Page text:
Happy Birthday Shirley Jackson!

I dont fangirl out over authors. But when I do, it’s over Shirley Jackson.

A year of reading isn’t complete unless I throw Jackson into the mix, whether it’s an old standby or a set of previously unpublished works or a fresh adaptation of her work. I had the great fortune of reading all of the above, as a treasure trove of new material was recently published.

To honor my favorite writer of all time on her 100th birthday, here’s a recap of my year with Shirley Jackson: a little haunted, a little ritualistic, and a lot of love for all the creepy weirdos in and out of fiction.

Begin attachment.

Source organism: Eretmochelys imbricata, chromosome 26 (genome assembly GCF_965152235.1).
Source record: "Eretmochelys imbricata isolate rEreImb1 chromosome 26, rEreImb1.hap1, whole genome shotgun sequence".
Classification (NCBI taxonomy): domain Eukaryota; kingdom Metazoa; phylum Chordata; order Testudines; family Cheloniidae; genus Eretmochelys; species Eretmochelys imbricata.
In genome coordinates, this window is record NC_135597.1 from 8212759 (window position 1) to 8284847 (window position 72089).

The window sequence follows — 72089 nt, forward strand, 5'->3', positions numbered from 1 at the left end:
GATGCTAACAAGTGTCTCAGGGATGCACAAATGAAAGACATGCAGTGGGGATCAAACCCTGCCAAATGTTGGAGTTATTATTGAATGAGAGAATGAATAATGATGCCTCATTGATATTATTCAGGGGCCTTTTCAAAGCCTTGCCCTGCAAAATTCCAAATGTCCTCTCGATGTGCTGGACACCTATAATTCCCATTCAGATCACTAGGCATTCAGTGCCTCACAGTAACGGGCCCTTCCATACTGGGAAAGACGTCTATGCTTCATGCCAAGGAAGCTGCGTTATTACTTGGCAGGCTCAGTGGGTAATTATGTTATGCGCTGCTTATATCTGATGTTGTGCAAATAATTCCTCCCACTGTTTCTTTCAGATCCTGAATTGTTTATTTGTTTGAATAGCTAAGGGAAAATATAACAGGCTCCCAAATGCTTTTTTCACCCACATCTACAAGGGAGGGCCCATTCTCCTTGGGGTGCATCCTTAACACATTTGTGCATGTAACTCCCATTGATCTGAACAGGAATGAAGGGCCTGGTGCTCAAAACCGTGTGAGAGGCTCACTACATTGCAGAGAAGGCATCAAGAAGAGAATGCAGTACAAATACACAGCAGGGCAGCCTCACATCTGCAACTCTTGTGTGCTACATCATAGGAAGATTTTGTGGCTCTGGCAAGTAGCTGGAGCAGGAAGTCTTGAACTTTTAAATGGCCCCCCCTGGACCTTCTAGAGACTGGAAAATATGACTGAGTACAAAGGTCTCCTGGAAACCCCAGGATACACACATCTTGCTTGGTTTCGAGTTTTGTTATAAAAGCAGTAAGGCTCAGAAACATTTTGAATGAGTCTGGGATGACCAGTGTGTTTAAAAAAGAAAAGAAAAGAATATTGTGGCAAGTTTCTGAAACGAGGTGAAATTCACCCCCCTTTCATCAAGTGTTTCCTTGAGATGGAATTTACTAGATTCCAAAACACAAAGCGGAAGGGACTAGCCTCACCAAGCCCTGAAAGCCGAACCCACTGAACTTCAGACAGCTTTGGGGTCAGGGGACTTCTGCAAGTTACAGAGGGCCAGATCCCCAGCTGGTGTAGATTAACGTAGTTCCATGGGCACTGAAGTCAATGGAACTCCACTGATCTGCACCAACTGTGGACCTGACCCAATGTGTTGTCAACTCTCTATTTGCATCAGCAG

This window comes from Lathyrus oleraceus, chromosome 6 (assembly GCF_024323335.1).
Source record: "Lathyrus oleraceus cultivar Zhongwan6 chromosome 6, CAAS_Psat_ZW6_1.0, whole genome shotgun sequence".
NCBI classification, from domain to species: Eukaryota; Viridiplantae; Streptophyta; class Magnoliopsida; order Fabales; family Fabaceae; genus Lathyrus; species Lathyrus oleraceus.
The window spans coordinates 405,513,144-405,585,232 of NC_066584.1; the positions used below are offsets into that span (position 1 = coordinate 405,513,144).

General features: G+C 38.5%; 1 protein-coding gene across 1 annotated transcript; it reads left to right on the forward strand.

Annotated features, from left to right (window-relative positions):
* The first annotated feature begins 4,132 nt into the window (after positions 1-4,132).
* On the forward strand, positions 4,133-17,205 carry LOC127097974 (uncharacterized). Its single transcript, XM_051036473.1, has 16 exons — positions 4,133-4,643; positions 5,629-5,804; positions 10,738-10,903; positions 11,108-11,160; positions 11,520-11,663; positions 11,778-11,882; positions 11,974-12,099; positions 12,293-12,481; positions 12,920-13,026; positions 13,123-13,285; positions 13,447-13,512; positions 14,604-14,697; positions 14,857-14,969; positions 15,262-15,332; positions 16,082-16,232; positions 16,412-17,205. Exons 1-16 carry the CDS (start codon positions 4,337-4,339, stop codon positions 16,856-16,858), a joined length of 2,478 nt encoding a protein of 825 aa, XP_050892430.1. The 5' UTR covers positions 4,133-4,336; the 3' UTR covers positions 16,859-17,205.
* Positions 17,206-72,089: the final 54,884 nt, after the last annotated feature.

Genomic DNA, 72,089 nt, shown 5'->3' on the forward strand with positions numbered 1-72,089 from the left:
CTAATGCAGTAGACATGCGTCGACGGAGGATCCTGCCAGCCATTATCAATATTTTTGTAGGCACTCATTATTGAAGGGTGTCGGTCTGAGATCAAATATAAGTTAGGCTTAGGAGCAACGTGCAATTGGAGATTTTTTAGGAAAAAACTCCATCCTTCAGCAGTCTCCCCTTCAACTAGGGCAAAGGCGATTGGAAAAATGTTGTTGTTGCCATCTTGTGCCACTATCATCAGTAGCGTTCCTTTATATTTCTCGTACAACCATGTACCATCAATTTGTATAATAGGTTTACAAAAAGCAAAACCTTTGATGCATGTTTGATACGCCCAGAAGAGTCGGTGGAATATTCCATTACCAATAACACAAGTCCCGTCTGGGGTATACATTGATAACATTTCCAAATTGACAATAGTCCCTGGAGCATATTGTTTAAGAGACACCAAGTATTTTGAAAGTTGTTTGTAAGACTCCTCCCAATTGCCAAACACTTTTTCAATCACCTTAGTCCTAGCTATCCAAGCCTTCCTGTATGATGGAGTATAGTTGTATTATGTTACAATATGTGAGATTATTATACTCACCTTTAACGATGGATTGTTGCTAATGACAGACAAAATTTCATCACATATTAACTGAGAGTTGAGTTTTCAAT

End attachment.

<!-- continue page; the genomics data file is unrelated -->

No live organism can continue for long to exist sanely under conditions of absolute reality; even larks and katydids are supposed, by some, to dream. Hill House, not sane, stood by itself against its hills, holding darkness within. It had stood so for eighty years and might stand for eighty more. Within, walls continued upright, bricks met neatly, floors were firm and doors were sensibly shut. Silence lay steadily against the wood and stone of Hill House, and whatever walked there, walked alone.

– The Haunting of Hill House by Shirley Jackson

The paragraph above might be the greatest opening lines penned in human history.

I am unabashedly unashamed in my love for Shirley Jackson’s The Haunting of Hill House, so much so that I memorized the first paragraph and recite it at random to anyone who asks (or doesn’t ask.)